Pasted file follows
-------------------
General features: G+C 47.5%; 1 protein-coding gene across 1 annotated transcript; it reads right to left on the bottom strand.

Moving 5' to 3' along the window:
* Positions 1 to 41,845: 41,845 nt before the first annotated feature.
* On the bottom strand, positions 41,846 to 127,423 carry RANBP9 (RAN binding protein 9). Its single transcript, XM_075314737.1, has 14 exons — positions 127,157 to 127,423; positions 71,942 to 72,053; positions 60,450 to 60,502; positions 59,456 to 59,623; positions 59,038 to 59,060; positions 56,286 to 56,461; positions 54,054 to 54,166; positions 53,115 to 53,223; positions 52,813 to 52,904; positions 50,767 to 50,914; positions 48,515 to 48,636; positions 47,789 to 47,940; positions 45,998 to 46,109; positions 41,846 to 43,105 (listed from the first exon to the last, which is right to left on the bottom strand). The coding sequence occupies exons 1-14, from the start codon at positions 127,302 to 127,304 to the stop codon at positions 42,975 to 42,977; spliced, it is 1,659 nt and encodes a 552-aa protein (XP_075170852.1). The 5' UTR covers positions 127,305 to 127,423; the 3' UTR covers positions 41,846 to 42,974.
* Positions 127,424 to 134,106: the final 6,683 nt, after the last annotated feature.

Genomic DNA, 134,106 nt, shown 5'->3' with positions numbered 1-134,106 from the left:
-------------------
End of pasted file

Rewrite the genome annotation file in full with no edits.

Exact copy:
General features: G+C 47.5%; 1 protein-coding gene across 1 annotated transcript; it reads right to left on the bottom strand.

Moving 5' to 3' along the window:
* Positions 1 to 41,845: 41,845 nt before the first annotated feature.
* On the bottom strand, positions 41,846 to 127,423 carry RANBP9 (RAN binding protein 9). Its single transcript, XM_075314737.1, has 14 exons — positions 127,157 to 127,423; positions 71,942 to 72,053; positions 60,450 to 60,502; positions 59,456 to 59,623; positions 59,038 to 59,060; positions 56,286 to 56,461; positions 54,054 to 54,166; positions 53,115 to 53,223; positions 52,813 to 52,904; positions 50,767 to 50,914; positions 48,515 to 48,636; positions 47,789 to 47,940; positions 45,998 to 46,109; positions 41,846 to 43,105 (listed from the first exon to the last, which is right to left on the bottom strand). The coding sequence occupies exons 1-14, from the start codon at positions 127,302 to 127,304 to the stop codon at positions 42,975 to 42,977; spliced, it is 1,659 nt and encodes a 552-aa protein (XP_075170852.1). The 5' UTR covers positions 127,305 to 127,423; the 3' UTR covers positions 41,846 to 42,974.
* Positions 127,424 to 134,106: the final 6,683 nt, after the last annotated feature.

Genomic DNA, 134,106 nt, shown 5'->3' with positions numbered 1-134,106 from the left: